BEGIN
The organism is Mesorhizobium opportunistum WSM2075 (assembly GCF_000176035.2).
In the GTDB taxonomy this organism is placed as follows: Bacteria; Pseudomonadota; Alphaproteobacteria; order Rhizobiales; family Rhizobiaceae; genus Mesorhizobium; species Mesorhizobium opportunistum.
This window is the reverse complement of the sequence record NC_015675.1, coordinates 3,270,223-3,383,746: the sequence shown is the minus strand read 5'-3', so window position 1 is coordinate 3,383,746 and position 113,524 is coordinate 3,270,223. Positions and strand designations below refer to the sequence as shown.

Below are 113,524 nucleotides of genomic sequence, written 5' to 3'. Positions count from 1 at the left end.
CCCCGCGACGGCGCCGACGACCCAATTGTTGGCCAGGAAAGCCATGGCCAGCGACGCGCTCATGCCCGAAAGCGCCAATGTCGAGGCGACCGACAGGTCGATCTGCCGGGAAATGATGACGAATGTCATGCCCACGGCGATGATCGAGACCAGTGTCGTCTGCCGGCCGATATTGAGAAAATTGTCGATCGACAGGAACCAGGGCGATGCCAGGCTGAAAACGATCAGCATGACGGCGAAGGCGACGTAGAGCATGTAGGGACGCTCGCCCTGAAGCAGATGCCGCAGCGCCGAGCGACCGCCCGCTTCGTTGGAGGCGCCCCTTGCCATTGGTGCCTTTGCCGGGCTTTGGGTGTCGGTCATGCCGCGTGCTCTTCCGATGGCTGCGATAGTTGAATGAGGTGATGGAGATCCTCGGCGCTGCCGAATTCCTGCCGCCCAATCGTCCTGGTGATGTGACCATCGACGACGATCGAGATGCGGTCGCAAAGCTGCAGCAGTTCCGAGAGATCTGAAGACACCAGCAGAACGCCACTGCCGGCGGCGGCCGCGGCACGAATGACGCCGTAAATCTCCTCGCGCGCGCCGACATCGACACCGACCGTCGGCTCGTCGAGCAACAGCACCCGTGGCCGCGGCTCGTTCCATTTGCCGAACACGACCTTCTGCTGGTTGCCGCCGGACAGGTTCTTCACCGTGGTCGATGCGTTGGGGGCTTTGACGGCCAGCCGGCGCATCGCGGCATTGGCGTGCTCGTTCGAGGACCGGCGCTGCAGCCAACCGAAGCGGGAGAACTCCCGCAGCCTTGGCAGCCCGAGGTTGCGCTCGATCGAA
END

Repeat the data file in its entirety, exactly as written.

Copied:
The organism is Mesorhizobium opportunistum WSM2075 (assembly GCF_000176035.2).
In the GTDB taxonomy this organism is placed as follows: Bacteria; Pseudomonadota; Alphaproteobacteria; order Rhizobiales; family Rhizobiaceae; genus Mesorhizobium; species Mesorhizobium opportunistum.
This window is the reverse complement of the sequence record NC_015675.1, coordinates 3,270,223-3,383,746: the sequence shown is the minus strand read 5'-3', so window position 1 is coordinate 3,383,746 and position 113,524 is coordinate 3,270,223. Positions and strand designations below refer to the sequence as shown.

Below are 113,524 nucleotides of genomic sequence, written 5' to 3'. Positions count from 1 at the left end.
CCCCGCGACGGCGCCGACGACCCAATTGTTGGCCAGGAAAGCCATGGCCAGCGACGCGCTCATGCCCGAAAGCGCCAATGTCGAGGCGACCGACAGGTCGATCTGCCGGGAAATGATGACGAATGTCATGCCCACGGCGATGATCGAGACCAGTGTCGTCTGCCGGCCGATATTGAGAAAATTGTCGATCGACAGGAACCAGGGCGATGCCAGGCTGAAAACGATCAGCATGACGGCGAAGGCGACGTAGAGCATGTAGGGACGCTCGCCCTGAAGCAGATGCCGCAGCGCCGAGCGACCGCCCGCTTCGTTGGAGGCGCCCCTTGCCATTGGTGCCTTTGCCGGGCTTTGGGTGTCGGTCATGCCGCGTGCTCTTCCGATGGCTGCGATAGTTGAATGAGGTGATGGAGATCCTCGGCGCTGCCGAATTCCTGCCGCCCAATCGTCCTGGTGATGTGACCATCGACGACGATCGAGATGCGGTCGCAAAGCTGCAGCAGTTCCGAGAGATCTGAAGACACCAGCAGAACGCCACTGCCGGCGGCGGCCGCGGCACGAATGACGCCGTAAATCTCCTCGCGCGCGCCGACATCGACACCGACCGTCGGCTCGTCGAGCAACAGCACCCGTGGCCGCGGCTCGTTCCATTTGCCGAACACGACCTTCTGCTGGTTGCCGCCGGACAGGTTCTTCACCGTGGTCGATGCGTTGGGGGCTTTGACGGCCAGCCGGCGCATCGCGGCATTGGCGTGCTCGTTCGAGGACCGGCGCTGCAGCCAACCGAAGCGGGAGAACTCCCGCAGCCTTGGCAGCCCGAGGTTGCGCTCGATCGAA